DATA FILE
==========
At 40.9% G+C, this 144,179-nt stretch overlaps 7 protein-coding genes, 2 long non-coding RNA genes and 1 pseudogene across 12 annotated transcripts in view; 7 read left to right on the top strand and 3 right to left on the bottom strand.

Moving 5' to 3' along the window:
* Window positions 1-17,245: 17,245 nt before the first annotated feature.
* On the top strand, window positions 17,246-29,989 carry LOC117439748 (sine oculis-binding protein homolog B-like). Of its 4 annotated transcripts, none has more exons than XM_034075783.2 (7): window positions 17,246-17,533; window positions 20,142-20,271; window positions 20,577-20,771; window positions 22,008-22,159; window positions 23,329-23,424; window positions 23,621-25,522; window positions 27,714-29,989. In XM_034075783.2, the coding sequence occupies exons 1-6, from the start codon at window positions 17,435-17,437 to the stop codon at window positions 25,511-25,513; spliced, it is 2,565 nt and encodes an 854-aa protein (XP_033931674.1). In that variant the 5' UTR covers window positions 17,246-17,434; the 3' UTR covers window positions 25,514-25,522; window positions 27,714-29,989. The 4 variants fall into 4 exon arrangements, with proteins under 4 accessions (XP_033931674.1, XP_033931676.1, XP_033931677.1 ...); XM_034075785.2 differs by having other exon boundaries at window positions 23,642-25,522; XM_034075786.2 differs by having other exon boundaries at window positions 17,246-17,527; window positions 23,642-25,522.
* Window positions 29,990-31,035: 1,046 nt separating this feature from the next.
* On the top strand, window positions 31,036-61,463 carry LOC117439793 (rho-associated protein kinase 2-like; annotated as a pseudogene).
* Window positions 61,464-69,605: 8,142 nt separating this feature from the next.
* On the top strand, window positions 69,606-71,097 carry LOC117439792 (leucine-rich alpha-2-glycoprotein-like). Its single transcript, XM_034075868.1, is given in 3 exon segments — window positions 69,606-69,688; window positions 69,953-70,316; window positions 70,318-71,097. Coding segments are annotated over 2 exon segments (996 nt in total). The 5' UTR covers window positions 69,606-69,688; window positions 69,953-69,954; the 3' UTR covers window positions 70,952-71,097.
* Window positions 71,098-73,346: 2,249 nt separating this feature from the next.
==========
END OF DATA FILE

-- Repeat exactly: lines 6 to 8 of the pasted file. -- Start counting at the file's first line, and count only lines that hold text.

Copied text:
* On the top strand, window positions 31,036-61,463 carry LOC117439793 (rho-associated protein kinase 2-like; annotated as a pseudogene).
* Window positions 61,464-69,605: 8,142 nt separating this feature from the next.
* On the top strand, window positions 69,606-71,097 carry LOC117439792 (leucine-rich alpha-2-glycoprotein-like). Its single transcript, XM_034075868.1, is given in 3 exon segments — window positions 69,606-69,688; window positions 69,953-70,316; window positions 70,318-71,097. Coding segments are annotated over 2 exon segments (996 nt in total). The 5' UTR covers window positions 69,606-69,688; window positions 69,953-69,954; the 3' UTR covers window positions 70,952-71,097.